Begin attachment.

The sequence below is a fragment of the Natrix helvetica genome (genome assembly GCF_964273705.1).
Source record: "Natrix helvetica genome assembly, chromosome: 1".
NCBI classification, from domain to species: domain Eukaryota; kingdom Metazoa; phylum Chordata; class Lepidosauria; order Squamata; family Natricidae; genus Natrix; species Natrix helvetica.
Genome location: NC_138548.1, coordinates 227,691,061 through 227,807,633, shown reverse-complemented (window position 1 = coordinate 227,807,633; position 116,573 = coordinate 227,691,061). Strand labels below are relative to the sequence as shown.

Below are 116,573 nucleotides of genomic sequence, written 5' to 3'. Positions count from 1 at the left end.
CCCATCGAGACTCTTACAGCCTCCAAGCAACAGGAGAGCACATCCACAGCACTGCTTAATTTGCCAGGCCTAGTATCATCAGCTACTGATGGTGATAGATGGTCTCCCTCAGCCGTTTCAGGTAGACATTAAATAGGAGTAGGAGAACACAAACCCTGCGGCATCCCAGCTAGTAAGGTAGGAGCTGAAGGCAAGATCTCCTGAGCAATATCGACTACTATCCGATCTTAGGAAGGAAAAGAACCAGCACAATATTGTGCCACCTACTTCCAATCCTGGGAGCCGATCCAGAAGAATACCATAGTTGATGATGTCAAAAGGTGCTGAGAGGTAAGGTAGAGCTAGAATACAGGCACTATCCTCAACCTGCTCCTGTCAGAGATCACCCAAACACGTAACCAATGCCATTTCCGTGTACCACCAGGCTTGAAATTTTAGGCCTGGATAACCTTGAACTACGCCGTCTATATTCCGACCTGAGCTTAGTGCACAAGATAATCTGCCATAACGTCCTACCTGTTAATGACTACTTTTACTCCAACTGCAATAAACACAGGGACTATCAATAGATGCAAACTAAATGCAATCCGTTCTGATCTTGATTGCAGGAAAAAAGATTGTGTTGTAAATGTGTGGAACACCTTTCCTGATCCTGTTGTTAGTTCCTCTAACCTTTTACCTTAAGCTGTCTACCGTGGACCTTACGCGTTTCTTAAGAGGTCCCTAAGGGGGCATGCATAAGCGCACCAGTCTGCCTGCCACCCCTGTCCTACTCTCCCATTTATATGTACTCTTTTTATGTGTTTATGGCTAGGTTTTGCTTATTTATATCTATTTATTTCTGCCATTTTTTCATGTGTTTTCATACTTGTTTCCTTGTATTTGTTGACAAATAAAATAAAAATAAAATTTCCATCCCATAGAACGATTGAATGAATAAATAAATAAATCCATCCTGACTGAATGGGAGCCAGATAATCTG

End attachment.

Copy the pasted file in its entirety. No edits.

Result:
The sequence below is a fragment of the Natrix helvetica genome (genome assembly GCF_964273705.1).
Source record: "Natrix helvetica genome assembly, chromosome: 1".
NCBI classification, from domain to species: domain Eukaryota; kingdom Metazoa; phylum Chordata; class Lepidosauria; order Squamata; family Natricidae; genus Natrix; species Natrix helvetica.
Genome location: NC_138548.1, coordinates 227,691,061 through 227,807,633, shown reverse-complemented (window position 1 = coordinate 227,807,633; position 116,573 = coordinate 227,691,061). Strand labels below are relative to the sequence as shown.

Below are 116,573 nucleotides of genomic sequence, written 5' to 3'. Positions count from 1 at the left end.
CCCATCGAGACTCTTACAGCCTCCAAGCAACAGGAGAGCACATCCACAGCACTGCTTAATTTGCCAGGCCTAGTATCATCAGCTACTGATGGTGATAGATGGTCTCCCTCAGCCGTTTCAGGTAGACATTAAATAGGAGTAGGAGAACACAAACCCTGCGGCATCCCAGCTAGTAAGGTAGGAGCTGAAGGCAAGATCTCCTGAGCAATATCGACTACTATCCGATCTTAGGAAGGAAAAGAACCAGCACAATATTGTGCCACCTACTTCCAATCCTGGGAGCCGATCCAGAAGAATACCATAGTTGATGATGTCAAAAGGTGCTGAGAGGTAAGGTAGAGCTAGAATACAGGCACTATCCTCAACCTGCTCCTGTCAGAGATCACCCAAACACGTAACCAATGCCATTTCCGTGTACCACCAGGCTTGAAATTTTAGGCCTGGATAACCTTGAACTACGCCGTCTATATTCCGACCTGAGCTTAGTGCACAAGATAATCTGCCATAACGTCCTACCTGTTAATGACTACTTTTACTCCAACTGCAATAAACACAGGGACTATCAATAGATGCAAACTAAATGCAATCCGTTCTGATCTTGATTGCAGGAAAAAAGATTGTGTTGTAAATGTGTGGAACACCTTTCCTGATCCTGTTGTTAGTTCCTCTAACCTTTTACCTTAAGCTGTCTACCGTGGACCTTACGCGTTTCTTAAGAGGTCCCTAAGGGGGCATGCATAAGCGCACCAGTCTGCCTGCCACCCCTGTCCTACTCTCCCATTTATATGTACTCTTTTTATGTGTTTATGGCTAGGTTTTGCTTATTTATATCTATTTATTTCTGCCATTTTTTCATGTGTTTTCATACTTGTTTCCTTGTATTTGTTGACAAATAAAATAAAAATAAAATTTCCATCCCATAGAACGATTGAATGAATAAATAAATAAATCCATCCTGACTGAATGGGAGCCAGATAATCTG